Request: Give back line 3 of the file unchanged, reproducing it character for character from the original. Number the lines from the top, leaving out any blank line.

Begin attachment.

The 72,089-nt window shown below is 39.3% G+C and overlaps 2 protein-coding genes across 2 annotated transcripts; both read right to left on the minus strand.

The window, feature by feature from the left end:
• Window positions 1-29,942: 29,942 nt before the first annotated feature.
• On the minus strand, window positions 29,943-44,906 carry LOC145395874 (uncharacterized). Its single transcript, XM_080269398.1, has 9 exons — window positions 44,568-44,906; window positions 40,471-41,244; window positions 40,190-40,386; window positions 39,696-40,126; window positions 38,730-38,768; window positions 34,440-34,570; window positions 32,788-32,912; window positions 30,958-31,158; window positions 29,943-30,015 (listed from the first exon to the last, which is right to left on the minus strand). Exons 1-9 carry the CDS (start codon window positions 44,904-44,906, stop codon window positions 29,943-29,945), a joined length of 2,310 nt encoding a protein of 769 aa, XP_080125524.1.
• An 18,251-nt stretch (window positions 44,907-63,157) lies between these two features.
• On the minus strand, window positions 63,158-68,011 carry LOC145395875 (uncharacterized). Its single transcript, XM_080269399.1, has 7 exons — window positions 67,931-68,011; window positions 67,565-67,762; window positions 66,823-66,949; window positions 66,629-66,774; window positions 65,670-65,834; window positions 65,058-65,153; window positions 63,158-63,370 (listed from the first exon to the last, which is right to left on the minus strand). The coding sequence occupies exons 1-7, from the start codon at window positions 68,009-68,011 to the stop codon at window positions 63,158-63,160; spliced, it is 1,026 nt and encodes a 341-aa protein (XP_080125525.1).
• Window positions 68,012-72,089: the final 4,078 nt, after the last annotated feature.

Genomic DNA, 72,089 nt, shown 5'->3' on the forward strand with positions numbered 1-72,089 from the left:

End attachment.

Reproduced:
• Window positions 1-29,942: 29,942 nt before the first annotated feature.